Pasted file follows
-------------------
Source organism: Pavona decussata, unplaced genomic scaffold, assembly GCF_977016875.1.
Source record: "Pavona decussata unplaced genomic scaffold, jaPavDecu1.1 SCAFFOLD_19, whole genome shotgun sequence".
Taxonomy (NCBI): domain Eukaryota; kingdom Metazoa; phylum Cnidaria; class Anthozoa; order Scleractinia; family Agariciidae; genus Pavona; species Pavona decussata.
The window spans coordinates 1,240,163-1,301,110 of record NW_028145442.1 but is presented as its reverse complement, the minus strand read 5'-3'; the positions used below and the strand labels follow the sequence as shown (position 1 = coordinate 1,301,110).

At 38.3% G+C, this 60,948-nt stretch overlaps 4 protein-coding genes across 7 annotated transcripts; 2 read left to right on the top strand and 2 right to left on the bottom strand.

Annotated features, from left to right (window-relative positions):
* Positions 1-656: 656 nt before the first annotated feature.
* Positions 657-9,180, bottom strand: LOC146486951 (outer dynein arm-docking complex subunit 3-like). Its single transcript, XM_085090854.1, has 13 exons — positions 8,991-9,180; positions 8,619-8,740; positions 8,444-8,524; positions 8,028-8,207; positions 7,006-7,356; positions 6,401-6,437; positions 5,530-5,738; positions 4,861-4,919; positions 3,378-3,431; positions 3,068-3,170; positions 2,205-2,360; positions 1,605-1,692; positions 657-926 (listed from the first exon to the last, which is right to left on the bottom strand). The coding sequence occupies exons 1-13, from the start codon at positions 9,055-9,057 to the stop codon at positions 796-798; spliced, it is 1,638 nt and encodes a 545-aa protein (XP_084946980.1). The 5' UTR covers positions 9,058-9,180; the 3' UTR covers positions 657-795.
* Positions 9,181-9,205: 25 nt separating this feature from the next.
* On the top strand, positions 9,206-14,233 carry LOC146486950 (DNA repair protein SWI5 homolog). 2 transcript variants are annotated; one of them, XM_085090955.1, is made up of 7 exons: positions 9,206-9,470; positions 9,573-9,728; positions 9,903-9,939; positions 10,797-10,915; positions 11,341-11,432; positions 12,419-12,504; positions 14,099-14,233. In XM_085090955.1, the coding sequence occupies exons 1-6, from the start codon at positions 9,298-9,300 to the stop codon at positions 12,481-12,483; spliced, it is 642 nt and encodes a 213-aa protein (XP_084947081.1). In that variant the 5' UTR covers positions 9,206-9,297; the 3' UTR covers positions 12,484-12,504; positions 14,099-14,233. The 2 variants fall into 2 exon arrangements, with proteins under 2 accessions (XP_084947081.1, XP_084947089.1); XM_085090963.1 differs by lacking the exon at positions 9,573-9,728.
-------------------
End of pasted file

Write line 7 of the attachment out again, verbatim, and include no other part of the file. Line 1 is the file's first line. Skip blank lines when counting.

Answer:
* Positions 1-656: 656 nt before the first annotated feature.